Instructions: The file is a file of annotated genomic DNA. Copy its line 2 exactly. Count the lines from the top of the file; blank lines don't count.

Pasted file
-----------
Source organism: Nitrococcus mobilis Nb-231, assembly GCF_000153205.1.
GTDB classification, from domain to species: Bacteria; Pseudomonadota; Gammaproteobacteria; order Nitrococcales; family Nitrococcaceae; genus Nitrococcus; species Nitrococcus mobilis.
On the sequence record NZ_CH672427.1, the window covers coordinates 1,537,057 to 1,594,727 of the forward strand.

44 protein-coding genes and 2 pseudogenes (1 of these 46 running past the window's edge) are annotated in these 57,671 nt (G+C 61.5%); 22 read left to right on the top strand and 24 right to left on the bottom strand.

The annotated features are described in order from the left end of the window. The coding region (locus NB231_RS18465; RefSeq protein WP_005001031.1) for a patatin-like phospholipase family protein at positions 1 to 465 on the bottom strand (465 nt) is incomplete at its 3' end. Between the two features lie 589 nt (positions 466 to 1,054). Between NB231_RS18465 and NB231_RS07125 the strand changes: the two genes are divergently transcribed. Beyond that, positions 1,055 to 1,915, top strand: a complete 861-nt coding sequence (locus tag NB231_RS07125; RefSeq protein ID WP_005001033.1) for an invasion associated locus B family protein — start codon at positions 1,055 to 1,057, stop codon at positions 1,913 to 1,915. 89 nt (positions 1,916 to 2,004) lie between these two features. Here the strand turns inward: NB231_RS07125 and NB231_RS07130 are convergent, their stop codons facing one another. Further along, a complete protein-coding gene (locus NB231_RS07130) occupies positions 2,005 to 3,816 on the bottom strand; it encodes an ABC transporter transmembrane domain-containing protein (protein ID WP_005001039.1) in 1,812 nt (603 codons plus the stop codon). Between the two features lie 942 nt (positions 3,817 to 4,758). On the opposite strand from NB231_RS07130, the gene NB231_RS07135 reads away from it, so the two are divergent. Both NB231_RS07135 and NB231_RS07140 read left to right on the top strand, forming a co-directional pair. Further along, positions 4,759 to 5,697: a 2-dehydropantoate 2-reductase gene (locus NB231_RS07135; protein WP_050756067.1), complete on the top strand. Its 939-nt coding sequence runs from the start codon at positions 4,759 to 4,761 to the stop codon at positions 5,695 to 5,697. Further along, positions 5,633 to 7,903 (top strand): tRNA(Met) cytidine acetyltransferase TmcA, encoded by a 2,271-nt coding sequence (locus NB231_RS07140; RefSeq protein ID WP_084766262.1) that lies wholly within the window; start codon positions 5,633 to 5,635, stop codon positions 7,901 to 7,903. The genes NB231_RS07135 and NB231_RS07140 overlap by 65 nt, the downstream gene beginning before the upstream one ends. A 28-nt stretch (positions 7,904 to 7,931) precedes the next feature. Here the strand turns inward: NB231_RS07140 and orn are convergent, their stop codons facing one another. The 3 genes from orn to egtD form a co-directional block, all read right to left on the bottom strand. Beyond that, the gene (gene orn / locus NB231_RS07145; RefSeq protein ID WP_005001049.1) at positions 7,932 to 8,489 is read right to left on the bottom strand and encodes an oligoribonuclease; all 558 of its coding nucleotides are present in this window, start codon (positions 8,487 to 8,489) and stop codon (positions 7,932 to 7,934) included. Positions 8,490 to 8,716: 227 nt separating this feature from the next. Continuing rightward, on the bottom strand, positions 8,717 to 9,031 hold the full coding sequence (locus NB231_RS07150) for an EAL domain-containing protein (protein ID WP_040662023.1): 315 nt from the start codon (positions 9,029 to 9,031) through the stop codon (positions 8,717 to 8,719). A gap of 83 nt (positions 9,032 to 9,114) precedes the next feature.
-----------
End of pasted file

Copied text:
GTDB classification, from domain to species: Bacteria; Pseudomonadota; Gammaproteobacteria; order Nitrococcales; family Nitrococcaceae; genus Nitrococcus; species Nitrococcus mobilis.